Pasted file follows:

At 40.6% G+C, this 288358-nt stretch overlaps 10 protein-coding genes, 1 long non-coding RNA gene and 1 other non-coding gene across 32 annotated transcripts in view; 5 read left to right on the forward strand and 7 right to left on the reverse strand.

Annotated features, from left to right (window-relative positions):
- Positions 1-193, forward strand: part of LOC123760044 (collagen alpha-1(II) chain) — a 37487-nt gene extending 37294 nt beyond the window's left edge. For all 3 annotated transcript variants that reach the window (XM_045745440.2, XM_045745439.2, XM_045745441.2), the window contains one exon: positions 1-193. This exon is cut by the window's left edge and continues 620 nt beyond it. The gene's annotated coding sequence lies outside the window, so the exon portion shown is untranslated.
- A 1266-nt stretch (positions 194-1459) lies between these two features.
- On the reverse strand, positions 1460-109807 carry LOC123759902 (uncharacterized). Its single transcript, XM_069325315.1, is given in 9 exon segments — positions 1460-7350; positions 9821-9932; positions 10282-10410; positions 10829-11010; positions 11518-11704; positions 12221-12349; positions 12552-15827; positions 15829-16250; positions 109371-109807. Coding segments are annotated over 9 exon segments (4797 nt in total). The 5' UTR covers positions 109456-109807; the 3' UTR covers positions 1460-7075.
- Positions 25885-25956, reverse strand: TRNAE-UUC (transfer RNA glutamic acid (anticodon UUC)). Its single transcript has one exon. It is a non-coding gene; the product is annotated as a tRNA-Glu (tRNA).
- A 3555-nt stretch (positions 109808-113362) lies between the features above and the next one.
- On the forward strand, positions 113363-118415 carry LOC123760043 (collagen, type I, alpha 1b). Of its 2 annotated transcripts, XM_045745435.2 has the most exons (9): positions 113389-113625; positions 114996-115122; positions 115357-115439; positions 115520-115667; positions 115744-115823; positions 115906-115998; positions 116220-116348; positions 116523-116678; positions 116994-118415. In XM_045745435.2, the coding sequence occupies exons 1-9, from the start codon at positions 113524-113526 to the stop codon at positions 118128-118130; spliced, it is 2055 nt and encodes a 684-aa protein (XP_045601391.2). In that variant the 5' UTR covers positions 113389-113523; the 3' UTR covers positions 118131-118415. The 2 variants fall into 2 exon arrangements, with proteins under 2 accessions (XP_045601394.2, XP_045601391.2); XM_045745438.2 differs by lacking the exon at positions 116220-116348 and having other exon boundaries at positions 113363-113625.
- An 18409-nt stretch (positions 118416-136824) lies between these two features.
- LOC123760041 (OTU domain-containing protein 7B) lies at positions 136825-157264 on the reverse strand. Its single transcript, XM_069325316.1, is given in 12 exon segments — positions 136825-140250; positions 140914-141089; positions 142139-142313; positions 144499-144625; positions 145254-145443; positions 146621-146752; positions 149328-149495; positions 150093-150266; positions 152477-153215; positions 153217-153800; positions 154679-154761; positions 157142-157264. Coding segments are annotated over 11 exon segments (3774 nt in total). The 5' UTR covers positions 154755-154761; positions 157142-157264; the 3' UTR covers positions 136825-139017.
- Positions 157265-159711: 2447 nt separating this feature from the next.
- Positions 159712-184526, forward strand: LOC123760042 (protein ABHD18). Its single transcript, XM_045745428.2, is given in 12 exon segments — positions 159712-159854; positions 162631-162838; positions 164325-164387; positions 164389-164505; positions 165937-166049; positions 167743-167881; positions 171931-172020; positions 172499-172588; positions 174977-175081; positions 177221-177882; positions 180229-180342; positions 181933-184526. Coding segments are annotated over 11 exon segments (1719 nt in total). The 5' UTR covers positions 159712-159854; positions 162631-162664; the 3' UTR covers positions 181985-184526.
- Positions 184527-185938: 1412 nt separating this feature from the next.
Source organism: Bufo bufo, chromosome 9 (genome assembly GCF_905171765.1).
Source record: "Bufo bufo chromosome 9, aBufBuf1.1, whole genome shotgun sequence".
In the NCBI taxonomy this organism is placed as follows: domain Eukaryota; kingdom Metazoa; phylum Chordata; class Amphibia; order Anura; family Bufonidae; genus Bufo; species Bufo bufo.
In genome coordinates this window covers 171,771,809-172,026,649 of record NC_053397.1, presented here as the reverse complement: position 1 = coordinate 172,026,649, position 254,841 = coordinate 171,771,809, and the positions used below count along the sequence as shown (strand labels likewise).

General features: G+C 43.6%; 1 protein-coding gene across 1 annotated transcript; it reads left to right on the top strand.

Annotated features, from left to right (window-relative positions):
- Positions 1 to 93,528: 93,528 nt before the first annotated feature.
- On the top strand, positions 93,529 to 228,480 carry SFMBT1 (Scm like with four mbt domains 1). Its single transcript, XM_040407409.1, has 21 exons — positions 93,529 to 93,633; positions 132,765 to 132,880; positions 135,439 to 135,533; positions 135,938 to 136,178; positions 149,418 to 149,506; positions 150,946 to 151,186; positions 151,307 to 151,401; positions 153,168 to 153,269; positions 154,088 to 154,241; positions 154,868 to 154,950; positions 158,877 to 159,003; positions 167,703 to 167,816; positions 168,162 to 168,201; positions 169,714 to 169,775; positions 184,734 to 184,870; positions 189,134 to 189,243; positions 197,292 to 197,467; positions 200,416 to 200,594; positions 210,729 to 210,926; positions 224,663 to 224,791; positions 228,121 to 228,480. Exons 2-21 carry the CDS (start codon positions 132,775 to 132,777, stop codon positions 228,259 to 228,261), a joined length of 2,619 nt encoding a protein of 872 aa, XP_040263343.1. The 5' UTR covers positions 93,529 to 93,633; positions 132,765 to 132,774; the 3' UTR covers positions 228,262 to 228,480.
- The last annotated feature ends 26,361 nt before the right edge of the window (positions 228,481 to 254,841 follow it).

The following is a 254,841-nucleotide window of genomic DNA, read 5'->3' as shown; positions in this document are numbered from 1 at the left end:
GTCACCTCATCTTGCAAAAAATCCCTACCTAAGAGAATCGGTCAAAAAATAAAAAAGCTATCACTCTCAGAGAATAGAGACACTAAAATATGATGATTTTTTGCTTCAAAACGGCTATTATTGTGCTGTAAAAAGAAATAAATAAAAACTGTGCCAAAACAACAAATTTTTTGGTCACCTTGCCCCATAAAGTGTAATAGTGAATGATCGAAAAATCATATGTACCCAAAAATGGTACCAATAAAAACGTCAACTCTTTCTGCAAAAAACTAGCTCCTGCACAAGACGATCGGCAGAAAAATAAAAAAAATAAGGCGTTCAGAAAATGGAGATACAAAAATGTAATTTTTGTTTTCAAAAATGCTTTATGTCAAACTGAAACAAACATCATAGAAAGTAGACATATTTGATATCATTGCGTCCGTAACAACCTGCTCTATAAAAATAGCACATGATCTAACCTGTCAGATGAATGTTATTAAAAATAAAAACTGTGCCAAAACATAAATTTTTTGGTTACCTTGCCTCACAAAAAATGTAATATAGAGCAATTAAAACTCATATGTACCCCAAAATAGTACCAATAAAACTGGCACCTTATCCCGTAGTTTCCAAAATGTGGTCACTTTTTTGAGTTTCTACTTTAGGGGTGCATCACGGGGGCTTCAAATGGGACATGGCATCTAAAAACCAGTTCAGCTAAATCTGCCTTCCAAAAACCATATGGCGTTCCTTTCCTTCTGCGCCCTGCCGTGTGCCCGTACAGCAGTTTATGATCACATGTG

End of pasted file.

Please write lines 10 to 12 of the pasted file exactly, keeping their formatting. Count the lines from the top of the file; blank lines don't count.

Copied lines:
- LOC123760041 (OTU domain-containing protein 7B) lies at positions 136825-157264 on the reverse strand. Its single transcript, XM_069325316.1, is given in 12 exon segments — positions 136825-140250; positions 140914-141089; positions 142139-142313; positions 144499-144625; positions 145254-145443; positions 146621-146752; positions 149328-149495; positions 150093-150266; positions 152477-153215; positions 153217-153800; positions 154679-154761; positions 157142-157264. Coding segments are annotated over 11 exon segments (3774 nt in total). The 5' UTR covers positions 154755-154761; positions 157142-157264; the 3' UTR covers positions 136825-139017.
- Positions 157265-159711: 2447 nt separating this feature from the next.
- Positions 159712-184526, forward strand: LOC123760042 (protein ABHD18). Its single transcript, XM_045745428.2, is given in 12 exon segments — positions 159712-159854; positions 162631-162838; positions 164325-164387; positions 164389-164505; positions 165937-166049; positions 167743-167881; positions 171931-172020; positions 172499-172588; positions 174977-175081; positions 177221-177882; positions 180229-180342; positions 181933-184526. Coding segments are annotated over 11 exon segments (1719 nt in total). The 5' UTR covers positions 159712-159854; positions 162631-162664; the 3' UTR covers positions 181985-184526.